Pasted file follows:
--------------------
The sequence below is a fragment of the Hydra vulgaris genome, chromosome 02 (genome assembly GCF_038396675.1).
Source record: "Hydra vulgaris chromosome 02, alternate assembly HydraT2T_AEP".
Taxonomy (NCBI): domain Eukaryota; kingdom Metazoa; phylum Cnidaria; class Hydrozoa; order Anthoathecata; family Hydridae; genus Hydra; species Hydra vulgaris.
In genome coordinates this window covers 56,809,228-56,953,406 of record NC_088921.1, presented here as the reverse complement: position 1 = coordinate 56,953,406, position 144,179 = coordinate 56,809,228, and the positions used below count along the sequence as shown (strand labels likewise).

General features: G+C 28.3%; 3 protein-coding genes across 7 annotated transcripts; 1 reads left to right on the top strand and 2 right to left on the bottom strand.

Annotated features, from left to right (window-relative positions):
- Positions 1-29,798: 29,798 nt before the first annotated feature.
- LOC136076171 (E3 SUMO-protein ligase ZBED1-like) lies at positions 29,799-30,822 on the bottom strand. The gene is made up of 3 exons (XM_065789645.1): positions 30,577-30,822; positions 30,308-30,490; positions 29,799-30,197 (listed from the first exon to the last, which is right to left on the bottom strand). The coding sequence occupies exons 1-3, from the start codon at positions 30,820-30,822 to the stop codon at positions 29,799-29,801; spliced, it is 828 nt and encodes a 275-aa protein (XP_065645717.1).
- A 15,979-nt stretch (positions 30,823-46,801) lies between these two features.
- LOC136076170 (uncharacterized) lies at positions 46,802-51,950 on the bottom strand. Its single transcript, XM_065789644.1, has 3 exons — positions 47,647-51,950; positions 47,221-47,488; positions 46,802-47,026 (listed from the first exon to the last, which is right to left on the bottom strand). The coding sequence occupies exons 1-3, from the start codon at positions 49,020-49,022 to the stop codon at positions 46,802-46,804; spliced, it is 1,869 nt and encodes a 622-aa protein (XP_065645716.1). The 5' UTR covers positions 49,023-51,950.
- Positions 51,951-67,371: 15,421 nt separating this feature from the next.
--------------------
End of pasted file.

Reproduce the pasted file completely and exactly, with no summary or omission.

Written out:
The sequence below is a fragment of the Hydra vulgaris genome, chromosome 02 (genome assembly GCF_038396675.1).
Source record: "Hydra vulgaris chromosome 02, alternate assembly HydraT2T_AEP".
Taxonomy (NCBI): domain Eukaryota; kingdom Metazoa; phylum Cnidaria; class Hydrozoa; order Anthoathecata; family Hydridae; genus Hydra; species Hydra vulgaris.
In genome coordinates this window covers 56,809,228-56,953,406 of record NC_088921.1, presented here as the reverse complement: position 1 = coordinate 56,953,406, position 144,179 = coordinate 56,809,228, and the positions used below count along the sequence as shown (strand labels likewise).

General features: G+C 28.3%; 3 protein-coding genes across 7 annotated transcripts; 1 reads left to right on the top strand and 2 right to left on the bottom strand.

Annotated features, from left to right (window-relative positions):
- Positions 1-29,798: 29,798 nt before the first annotated feature.
- LOC136076171 (E3 SUMO-protein ligase ZBED1-like) lies at positions 29,799-30,822 on the bottom strand. The gene is made up of 3 exons (XM_065789645.1): positions 30,577-30,822; positions 30,308-30,490; positions 29,799-30,197 (listed from the first exon to the last, which is right to left on the bottom strand). The coding sequence occupies exons 1-3, from the start codon at positions 30,820-30,822 to the stop codon at positions 29,799-29,801; spliced, it is 828 nt and encodes a 275-aa protein (XP_065645717.1).
- A 15,979-nt stretch (positions 30,823-46,801) lies between these two features.
- LOC136076170 (uncharacterized) lies at positions 46,802-51,950 on the bottom strand. Its single transcript, XM_065789644.1, has 3 exons — positions 47,647-51,950; positions 47,221-47,488; positions 46,802-47,026 (listed from the first exon to the last, which is right to left on the bottom strand). The coding sequence occupies exons 1-3, from the start codon at positions 49,020-49,022 to the stop codon at positions 46,802-46,804; spliced, it is 1,869 nt and encodes a 622-aa protein (XP_065645716.1). The 5' UTR covers positions 49,023-51,950.
- Positions 51,951-67,371: 15,421 nt separating this feature from the next.